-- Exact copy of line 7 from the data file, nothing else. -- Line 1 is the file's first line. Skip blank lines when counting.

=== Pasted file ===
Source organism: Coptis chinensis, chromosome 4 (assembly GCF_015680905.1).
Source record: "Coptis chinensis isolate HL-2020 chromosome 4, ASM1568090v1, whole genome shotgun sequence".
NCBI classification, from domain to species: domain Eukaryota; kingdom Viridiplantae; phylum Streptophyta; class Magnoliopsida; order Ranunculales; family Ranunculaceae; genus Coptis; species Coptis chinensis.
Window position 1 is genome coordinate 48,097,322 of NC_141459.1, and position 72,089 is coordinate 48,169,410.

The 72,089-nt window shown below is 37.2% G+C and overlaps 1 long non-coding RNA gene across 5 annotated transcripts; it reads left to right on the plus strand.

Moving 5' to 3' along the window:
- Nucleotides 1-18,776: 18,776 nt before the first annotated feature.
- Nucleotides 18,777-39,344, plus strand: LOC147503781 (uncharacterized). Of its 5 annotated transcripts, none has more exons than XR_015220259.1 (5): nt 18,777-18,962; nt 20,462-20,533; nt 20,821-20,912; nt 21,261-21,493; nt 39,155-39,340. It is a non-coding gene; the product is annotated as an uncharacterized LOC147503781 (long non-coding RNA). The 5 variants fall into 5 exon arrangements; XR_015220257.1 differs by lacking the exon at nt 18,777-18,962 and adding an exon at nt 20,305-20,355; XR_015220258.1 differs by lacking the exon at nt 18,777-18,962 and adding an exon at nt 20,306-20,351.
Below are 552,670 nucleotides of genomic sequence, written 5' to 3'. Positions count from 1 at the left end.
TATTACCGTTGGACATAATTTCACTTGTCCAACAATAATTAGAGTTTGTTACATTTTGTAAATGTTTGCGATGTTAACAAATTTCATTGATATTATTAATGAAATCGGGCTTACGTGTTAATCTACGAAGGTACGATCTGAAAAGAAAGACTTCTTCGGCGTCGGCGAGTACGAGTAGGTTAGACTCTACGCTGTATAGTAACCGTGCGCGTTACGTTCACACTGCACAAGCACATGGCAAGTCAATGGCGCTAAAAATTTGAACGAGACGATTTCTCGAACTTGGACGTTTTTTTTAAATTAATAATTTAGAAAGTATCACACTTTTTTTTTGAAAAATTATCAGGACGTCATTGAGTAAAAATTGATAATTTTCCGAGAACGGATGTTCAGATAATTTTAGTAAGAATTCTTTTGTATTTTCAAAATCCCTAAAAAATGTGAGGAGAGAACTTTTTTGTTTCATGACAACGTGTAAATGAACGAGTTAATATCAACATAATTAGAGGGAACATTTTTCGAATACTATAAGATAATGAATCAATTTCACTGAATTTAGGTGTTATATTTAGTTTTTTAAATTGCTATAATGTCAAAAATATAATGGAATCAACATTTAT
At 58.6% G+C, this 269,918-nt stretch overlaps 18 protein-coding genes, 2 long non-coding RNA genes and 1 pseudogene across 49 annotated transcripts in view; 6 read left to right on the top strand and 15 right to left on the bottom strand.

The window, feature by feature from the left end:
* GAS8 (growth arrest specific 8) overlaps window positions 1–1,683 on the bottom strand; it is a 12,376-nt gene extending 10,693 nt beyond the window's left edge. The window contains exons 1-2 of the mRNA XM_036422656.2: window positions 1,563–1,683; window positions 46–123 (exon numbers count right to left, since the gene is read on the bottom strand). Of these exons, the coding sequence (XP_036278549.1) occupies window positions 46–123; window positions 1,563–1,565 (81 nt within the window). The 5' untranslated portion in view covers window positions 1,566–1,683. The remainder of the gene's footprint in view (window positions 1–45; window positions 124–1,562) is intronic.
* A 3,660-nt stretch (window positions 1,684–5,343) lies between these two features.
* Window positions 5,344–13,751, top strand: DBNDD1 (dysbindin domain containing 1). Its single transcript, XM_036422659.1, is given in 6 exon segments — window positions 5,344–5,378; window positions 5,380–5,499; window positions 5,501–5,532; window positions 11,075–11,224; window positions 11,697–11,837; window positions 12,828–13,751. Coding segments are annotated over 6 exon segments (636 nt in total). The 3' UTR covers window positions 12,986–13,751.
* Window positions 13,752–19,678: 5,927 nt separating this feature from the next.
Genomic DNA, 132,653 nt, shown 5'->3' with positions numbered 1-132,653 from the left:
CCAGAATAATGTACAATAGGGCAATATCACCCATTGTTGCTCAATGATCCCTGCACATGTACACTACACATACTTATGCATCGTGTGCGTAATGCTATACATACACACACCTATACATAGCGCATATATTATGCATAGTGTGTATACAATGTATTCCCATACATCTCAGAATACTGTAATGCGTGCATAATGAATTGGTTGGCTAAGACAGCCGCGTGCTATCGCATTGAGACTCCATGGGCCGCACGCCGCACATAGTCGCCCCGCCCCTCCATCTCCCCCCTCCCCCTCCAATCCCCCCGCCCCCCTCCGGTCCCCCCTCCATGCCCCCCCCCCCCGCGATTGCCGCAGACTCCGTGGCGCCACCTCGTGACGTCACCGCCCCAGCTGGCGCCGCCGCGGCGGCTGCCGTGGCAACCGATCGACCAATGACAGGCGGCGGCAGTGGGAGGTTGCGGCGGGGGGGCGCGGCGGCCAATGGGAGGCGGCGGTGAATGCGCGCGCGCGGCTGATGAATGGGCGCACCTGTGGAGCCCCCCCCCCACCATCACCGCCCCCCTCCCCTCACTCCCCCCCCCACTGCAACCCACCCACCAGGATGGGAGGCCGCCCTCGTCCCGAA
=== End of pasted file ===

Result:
- Nucleotides 1-18,776: 18,776 nt before the first annotated feature.